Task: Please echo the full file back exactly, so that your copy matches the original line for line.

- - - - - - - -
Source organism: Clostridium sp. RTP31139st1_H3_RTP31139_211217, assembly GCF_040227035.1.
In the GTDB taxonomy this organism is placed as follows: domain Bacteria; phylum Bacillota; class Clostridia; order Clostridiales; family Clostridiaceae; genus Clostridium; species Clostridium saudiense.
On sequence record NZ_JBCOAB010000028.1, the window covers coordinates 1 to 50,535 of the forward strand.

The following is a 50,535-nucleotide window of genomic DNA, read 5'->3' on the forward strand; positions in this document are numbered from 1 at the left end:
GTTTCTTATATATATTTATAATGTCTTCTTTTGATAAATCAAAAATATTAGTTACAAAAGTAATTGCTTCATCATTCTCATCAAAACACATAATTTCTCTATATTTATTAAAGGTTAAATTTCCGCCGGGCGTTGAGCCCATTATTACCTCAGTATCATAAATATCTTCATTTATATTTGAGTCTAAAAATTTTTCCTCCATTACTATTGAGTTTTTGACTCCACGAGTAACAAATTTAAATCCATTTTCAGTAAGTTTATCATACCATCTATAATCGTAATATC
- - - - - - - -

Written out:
Source organism: Clostridium sp. RTP31139st1_H3_RTP31139_211217, assembly GCF_040227035.1.
In the GTDB taxonomy this organism is placed as follows: domain Bacteria; phylum Bacillota; class Clostridia; order Clostridiales; family Clostridiaceae; genus Clostridium; species Clostridium saudiense.
On sequence record NZ_JBCOAB010000028.1, the window covers coordinates 1 to 50,535 of the forward strand.

The following is a 50,535-nucleotide window of genomic DNA, read 5'->3' on the forward strand; positions in this document are numbered from 1 at the left end:
GTTTCTTATATATATTTATAATGTCTTCTTTTGATAAATCAAAAATATTAGTTACAAAAGTAATTGCTTCATCATTCTCATCAAAACACATAATTTCTCTATATTTATTAAAGGTTAAATTTCCGCCGGGCGTTGAGCCCATTATTACCTCAGTATCATAAATATCTTCATTTATATTTGAGTCTAAAAATTTTTCCTCCATTACTATTGAGTTTTTGACTCCACGAGTAACAAATTTAAATCCATTTTCAGTAAGTTTATCATACCATCTATAATCGTAATATC